Recorder player InÍs d’Avena last popped up on MWI when we were given a copy of the very fine crowd-funded recording made by her Schifanoia Duo together with Isabel Favilla (see review
). She now appears with musical backing from her ensemble La Cicala, which consists of seven musicians from a pool of players which are also included in the distinguished period orchestra Collegium Musicum.
is a very fine collection of concertos and sonatas which includes works which have only very recently been rediscovered. This is also a premiŤre outing for two copies of Italian Baroque recorders made by Fumitaka Saito in Amsterdam. The original pitches of these instruments is taken into consideration in the recording. Called a ‘pitch wave’ in the promotional text, the sonority of the instruments varies in tuning between A=425Hz, A=415Hz and A=405Hz. This is a fairly subtle effect, but those of us who remember dodgy record turntables may feel the sag in pitch between for instance the Sonata VII
by Francesco Mancini and Filippo Rosa’s Sinfonia
as a slipping belt rather than rediscovered sounds. The ear soon becomes accustomed to this as the music progresses, but having these sorts of things next to each other on recordings can take a little getting used to. All of these changes are clearly documented in the booklet, as are the provenance of the instruments copied, so there are no mysteries. The further one goes into the subject the more fascinating it becomes, with unique and now unplayable instruments being brought back to life, their subtle qualities now showcased for all to hear.
Superbly recorded, this production is a delight from start to finish. InÍs d’Avena’s playing is spectacularly good, evidenced in part by feats such as the racy tonguing demanded by the final All[eg]ro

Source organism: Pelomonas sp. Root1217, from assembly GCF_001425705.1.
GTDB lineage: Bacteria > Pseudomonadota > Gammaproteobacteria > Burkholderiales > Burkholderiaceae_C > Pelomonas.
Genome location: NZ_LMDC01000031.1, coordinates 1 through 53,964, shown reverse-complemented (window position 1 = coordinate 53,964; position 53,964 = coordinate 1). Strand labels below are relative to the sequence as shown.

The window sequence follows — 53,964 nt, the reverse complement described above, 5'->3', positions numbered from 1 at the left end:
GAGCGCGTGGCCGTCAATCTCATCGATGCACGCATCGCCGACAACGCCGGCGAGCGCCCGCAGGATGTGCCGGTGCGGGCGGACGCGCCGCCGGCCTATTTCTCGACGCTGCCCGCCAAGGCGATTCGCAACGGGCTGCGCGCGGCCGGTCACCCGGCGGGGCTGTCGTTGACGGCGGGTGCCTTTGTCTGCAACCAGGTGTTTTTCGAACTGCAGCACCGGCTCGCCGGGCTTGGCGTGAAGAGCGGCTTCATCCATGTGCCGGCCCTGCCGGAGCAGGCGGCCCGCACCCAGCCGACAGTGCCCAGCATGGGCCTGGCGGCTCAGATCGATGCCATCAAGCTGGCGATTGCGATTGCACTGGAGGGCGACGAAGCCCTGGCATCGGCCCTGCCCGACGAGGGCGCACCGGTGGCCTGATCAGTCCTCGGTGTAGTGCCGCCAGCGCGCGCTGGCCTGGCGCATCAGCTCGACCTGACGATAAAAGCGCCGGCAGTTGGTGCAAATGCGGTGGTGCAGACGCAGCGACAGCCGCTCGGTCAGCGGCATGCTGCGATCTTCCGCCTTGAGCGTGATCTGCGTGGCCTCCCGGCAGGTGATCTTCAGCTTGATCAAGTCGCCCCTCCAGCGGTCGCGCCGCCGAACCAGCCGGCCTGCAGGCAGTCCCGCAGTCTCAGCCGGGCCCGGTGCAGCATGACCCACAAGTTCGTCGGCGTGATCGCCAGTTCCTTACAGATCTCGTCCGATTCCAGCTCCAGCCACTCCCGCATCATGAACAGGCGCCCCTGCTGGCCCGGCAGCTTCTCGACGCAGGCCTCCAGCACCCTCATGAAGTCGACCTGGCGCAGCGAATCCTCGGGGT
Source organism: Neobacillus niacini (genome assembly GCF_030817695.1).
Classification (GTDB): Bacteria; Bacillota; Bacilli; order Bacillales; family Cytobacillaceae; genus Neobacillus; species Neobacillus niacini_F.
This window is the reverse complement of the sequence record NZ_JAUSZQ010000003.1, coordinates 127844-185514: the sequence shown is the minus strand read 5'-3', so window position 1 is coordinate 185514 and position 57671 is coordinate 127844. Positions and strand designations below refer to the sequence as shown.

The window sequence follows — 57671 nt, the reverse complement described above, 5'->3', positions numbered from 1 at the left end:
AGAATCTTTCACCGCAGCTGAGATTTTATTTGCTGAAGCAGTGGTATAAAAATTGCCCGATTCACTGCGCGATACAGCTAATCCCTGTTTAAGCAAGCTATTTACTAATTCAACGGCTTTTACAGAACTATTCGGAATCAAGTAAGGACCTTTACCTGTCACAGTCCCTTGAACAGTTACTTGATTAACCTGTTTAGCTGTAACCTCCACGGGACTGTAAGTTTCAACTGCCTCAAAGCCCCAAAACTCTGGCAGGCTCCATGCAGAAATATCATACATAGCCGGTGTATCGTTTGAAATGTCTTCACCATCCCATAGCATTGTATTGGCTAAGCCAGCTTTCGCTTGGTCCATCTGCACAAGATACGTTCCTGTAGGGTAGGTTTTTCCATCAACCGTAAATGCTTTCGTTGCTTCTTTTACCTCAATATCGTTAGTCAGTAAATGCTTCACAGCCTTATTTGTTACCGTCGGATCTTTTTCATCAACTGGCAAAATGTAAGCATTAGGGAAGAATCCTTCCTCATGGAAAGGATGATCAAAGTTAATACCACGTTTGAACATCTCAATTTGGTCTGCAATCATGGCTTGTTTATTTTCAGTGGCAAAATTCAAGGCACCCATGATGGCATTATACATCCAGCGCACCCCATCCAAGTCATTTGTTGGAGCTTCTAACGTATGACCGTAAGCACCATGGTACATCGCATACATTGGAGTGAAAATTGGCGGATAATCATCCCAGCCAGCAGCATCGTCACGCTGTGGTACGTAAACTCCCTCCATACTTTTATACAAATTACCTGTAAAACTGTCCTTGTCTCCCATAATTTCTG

of Filippo Rosa’s Sinfonia a Flauto Solo e Basso
. Elegant and gorgeously musical phrasing is equally important of course, and there are marvellous little ornamental touches and expressively dissonant inflections teasing us with frisson
beyond the typically diatonic writing of the period. If you like crisply rhythmic energy and soulful lines in your Italian Baroque then this is an excellent place to get your fix.
This programme is so finely integrated with the concept of using these newly built recorders that there is little point in picking out highlights. There is a consistent level of craftsmanship in the works performed, and unfamiliar names such as the opera composer Pietro Pullj and violinist Nicola Fiorenza jostle with composers who are marginally less obscure but probably only familiar to specialists in the period and the music of 18th
century Naples. Works with harpsichord accompaniment contrast with the richness of ensemble which greets fine music from Francesco Mancini in his Sonata Decima Nona
, and the ‘precious’ final Sonata Undecima
by Domenico Natale Sarro (or Sarri). This deserves pointing out for its dramatic fast movements and lyrical expressiveness over harmonies that have just those few extra touches to make them outstanding. As music with which these musicians have lived and worked there is a sense of rounded expertise and joyful spontaneity in these performances which is genuinely infectious.